Interviewer: That was in New Hampshire right?
GG: Yeah, that was in New Hampshire and then he moved to Boston to play with his band, and I kept my band going. The thing is though when we started it out with the intention of maybe staying together a year and coming to Boston and just fucking up everybody’s good times. Coming in and destroying all the clubs, I mean destruction is I mean a good time. We didn’t think that we’d be together for much more than a year and a half. We just wanted to come up going to the clubs that we hated and destroy them. After that we’d break up and figured if we can do it in one city, we could take over the world.
Interviewer: Okay I got a question, back in New Hampshire I mean you’re the only one, so far as I know, the only..
GG: The only…
Interviewer: …the only punk rock, not even punk rock, just guy doing anything.
GG: I don’t even know. I don’t even consider it New Hampshire anymore. I’m the only one doing anything anywher. I mean you got a bands talking about it, you got heavy metal bands going out headbanging thing. When I head bang on stage, I bash my fucking head right through the goddamn floor. I mean, that to me is the real thing, and I just see all these bands talking a dangerous thing but nobody’s doing it. When I go out on stage, it’s going to happen.
Interviewer: Okay now. Let me explain again we’re talking with GG Allin, and he’s going to be reading from his book here, well, he might be reading, see I’m not sure…
GG: Well, I’m kind of reading and I’m kind of going off on the audience — whatever I see fit to do at the time.
Interviewer: You’re going to improvise then.
GG: Yeah, pretty much, but it all comes from my head. I mean the stuff that I have written in that book is like, well, you got to read it, there will be some there tonight. You know I have just been writing. I go on the road, I write. Because I got to get this out of me, because when I go up on stage, I just like blow up and explode, and people get hurt, and it’s great.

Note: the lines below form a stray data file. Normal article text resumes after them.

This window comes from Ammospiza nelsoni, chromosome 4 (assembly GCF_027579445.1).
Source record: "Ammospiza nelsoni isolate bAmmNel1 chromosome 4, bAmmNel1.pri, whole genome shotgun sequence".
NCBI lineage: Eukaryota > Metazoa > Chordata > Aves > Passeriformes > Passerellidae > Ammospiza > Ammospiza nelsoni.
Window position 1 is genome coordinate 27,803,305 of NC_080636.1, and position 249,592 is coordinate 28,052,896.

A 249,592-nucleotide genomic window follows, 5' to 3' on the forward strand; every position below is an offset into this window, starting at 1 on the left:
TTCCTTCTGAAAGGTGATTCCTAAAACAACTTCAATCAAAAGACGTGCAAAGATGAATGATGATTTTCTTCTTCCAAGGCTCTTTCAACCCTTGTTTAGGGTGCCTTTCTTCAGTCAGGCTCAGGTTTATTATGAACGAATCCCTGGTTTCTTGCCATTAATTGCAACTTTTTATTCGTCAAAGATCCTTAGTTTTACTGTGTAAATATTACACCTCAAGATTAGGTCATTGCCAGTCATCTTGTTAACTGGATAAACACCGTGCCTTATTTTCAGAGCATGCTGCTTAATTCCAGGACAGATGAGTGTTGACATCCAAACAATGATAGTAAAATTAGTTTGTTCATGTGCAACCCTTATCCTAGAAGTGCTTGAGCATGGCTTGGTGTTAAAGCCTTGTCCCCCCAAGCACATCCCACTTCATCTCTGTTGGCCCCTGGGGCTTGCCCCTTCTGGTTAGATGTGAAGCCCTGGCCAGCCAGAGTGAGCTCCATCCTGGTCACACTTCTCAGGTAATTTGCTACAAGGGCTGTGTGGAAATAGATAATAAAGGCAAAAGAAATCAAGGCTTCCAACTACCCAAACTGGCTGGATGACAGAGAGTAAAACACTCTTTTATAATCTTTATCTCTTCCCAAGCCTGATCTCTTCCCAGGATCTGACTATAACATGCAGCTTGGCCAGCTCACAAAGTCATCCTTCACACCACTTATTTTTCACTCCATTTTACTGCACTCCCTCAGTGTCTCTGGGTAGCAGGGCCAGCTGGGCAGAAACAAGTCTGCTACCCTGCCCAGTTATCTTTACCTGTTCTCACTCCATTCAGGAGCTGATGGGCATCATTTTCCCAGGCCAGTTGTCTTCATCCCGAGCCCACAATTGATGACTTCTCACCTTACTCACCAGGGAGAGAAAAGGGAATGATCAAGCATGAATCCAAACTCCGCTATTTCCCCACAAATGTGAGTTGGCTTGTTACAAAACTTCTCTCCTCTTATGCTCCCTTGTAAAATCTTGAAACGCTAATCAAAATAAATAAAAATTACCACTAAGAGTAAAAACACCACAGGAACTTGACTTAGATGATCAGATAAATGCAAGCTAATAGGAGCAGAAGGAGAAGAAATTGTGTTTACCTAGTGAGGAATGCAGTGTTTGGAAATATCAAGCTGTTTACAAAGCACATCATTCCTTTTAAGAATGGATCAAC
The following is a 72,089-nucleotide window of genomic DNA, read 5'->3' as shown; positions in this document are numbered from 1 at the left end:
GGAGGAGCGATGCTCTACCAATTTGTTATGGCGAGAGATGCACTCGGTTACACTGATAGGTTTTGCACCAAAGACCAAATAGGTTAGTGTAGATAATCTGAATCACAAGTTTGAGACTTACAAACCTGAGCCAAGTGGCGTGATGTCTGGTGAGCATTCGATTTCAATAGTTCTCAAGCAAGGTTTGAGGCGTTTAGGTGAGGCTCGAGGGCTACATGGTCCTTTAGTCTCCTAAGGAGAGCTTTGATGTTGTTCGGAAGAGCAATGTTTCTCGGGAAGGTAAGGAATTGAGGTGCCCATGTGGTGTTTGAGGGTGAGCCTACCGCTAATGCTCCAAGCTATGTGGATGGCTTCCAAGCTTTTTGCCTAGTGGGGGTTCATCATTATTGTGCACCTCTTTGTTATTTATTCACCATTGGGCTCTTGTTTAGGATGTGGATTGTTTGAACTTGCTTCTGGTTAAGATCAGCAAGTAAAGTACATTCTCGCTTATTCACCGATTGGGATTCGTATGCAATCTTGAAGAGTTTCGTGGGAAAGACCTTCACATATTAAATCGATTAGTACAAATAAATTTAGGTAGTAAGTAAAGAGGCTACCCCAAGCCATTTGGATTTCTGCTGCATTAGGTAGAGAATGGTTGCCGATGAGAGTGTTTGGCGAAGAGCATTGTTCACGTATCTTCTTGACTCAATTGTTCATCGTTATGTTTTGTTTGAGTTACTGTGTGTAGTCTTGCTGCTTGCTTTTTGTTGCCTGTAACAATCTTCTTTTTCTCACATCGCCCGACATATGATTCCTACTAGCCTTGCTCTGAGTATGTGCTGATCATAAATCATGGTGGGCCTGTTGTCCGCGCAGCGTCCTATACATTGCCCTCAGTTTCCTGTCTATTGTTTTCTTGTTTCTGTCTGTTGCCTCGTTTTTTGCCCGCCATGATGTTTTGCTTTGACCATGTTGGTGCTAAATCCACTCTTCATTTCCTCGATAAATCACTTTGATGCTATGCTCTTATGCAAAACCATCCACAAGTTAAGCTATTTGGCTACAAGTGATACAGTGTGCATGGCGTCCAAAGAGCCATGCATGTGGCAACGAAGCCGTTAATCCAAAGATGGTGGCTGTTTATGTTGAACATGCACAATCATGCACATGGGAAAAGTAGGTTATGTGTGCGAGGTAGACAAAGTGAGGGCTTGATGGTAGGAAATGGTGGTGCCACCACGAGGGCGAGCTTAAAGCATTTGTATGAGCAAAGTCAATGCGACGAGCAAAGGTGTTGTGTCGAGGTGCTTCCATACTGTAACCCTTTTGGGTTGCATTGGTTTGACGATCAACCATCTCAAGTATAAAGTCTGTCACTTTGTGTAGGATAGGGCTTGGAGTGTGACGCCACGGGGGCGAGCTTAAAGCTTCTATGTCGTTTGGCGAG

Interviewer: It is.
GG: You know the thing is when I signed with Homestead everybody got the impression that I was going to take the route that all the homestead bands take but they didn’t realize that you know, I’ve been doing this for so fucking long, there is no way I would sell out. As a matter of fact, I’m going the complete opposite of all the bands at Homestead. I’m just trying to see how far I can go, how much trouble i can get into. I’ve got seven warrants on me now in the country, and I got a couple of felonies. So I’m just like running around kind of avoiding a [lar?, inaudible]. If they want to arrest me fine, because I’m willing to go to jail, and I’m willing to die for what I believe in. So if the cops want to come and take me out and arrest me for a show, for assault or whatever they want to get me for — attempted rape. It doesn’t matter because, fuck it, at least I’ll have a place to stay and you know.
Interviewer: Good food.
GG: Right, well the food ain’t good but compared to what we’ve been living on in this tour. Yeah actually the food would probably be pretty good. The underground bands now seem to be taking the corporate route of trying to get on big labels, and I mean I just cannot see that, and I won’t see it in what I do. It just pisses me off to think that bands are so overrated, and you got people like me that are actually fucking dying for it and people are, especially people in Boston have this fucking lame point of view of what I’m all about, and the people won’t even come out and see me when I play. They’ll sit there and say, GG’s crying “wolf” or GG’s not real. When this tour is over, it’s not like I’m going to go home and change my clothes, or the dog collar’s going to come off. “He’s going to start drinking less or do less drugs.” When I get off the road, it’s the same that it is when I’m on the road. It’s like fucking reality on and off stage.
Interviewer: So do you still live in New Hampshire?
GG: No, no, fuck no. I got out of there. I’m living in Chicago.
Interviewer: You’re living in Chicago now?
GG: I’ve been in Chicago for eight months and I was a living on the east coast for eight years, I’ve done more shows in the last eight months than I’ve done up here in the last eight years.
Interviewer: Oh so it’s an East coast thing
GG: You know, Boston has never been a GG territory so I just wanted to come back and do this show for my revenge.
Interviewer: Alright now, if you, we want to see GG tonight, he’s going to have his book, “Murder in Society” and all that stuff. Primal Plunge tonight along with Jeri Cain Rossi who is going to be reading some stuff from her book with the “Criminal Kiss.” She’ll be signing that too and the phenomenal Nick Zedd. Thanks for coming down GG.
GG: Yeah, we’ll see you tonight maybe.
Interviewer: Yeah. Maybe.
Background recording [guessing transcript]: Fuck off! I said that to say, have a wonderful fucking life. [applause and screams] Allin!